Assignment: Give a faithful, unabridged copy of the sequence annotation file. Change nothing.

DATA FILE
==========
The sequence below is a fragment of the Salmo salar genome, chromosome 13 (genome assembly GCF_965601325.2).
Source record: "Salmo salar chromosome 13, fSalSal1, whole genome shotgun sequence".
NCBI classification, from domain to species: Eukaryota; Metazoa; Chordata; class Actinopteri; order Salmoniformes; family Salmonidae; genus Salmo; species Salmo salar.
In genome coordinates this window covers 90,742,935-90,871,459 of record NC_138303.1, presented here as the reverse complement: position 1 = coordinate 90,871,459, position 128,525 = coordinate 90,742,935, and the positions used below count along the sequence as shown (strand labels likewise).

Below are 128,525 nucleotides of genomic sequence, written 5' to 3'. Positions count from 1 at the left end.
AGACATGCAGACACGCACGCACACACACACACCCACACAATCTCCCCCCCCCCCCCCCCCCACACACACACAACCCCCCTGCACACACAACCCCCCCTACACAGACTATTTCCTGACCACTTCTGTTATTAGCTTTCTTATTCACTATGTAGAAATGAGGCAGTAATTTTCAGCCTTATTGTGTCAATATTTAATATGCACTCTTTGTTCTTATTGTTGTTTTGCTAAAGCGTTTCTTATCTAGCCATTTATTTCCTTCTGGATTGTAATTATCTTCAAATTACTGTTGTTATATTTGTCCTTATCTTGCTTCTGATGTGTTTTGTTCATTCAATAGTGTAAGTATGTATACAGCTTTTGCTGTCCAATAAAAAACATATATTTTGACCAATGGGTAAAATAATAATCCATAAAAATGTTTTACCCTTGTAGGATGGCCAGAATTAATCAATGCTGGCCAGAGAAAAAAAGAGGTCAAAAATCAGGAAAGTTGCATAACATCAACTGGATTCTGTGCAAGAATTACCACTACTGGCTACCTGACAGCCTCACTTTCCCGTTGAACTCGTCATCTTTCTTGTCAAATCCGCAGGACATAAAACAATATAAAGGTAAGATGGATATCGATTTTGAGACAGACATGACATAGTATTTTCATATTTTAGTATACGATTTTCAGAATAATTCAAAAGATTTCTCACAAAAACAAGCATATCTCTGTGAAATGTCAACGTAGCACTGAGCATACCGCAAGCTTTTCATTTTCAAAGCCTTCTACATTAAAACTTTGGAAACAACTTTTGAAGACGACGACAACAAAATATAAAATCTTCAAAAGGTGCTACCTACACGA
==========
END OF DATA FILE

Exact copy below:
The sequence below is a fragment of the Salmo salar genome, chromosome 13 (genome assembly GCF_965601325.2).
Source record: "Salmo salar chromosome 13, fSalSal1, whole genome shotgun sequence".
NCBI classification, from domain to species: Eukaryota; Metazoa; Chordata; class Actinopteri; order Salmoniformes; family Salmonidae; genus Salmo; species Salmo salar.
In genome coordinates this window covers 90,742,935-90,871,459 of record NC_138303.1, presented here as the reverse complement: position 1 = coordinate 90,871,459, position 128,525 = coordinate 90,742,935, and the positions used below count along the sequence as shown (strand labels likewise).

Below are 128,525 nucleotides of genomic sequence, written 5' to 3'. Positions count from 1 at the left end.
AGACATGCAGACACGCACGCACACACACACACCCACACAATCTCCCCCCCCCCCCCCCCCCACACACACACAACCCCCCTGCACACACAACCCCCCCTACACAGACTATTTCCTGACCACTTCTGTTATTAGCTTTCTTATTCACTATGTAGAAATGAGGCAGTAATTTTCAGCCTTATTGTGTCAATATTTAATATGCACTCTTTGTTCTTATTGTTGTTTTGCTAAAGCGTTTCTTATCTAGCCATTTATTTCCTTCTGGATTGTAATTATCTTCAAATTACTGTTGTTATATTTGTCCTTATCTTGCTTCTGATGTGTTTTGTTCATTCAATAGTGTAAGTATGTATACAGCTTTTGCTGTCCAATAAAAAACATATATTTTGACCAATGGGTAAAATAATAATCCATAAAAATGTTTTACCCTTGTAGGATGGCCAGAATTAATCAATGCTGGCCAGAGAAAAAAAGAGGTCAAAAATCAGGAAAGTTGCATAACATCAACTGGATTCTGTGCAAGAATTACCACTACTGGCTACCTGACAGCCTCACTTTCCCGTTGAACTCGTCATCTTTCTTGTCAAATCCGCAGGACATAAAACAATATAAAGGTAAGATGGATATCGATTTTGAGACAGACATGACATAGTATTTTCATATTTTAGTATACGATTTTCAGAATAATTCAAAAGATTTCTCACAAAAACAAGCATATCTCTGTGAAATGTCAACGTAGCACTGAGCATACCGCAAGCTTTTCATTTTCAAAGCCTTCTACATTAAAACTTTGGAAACAACTTTTGAAGACGACGACAACAAAATATAAAATCTTCAAAAGGTGCTACCTACACGA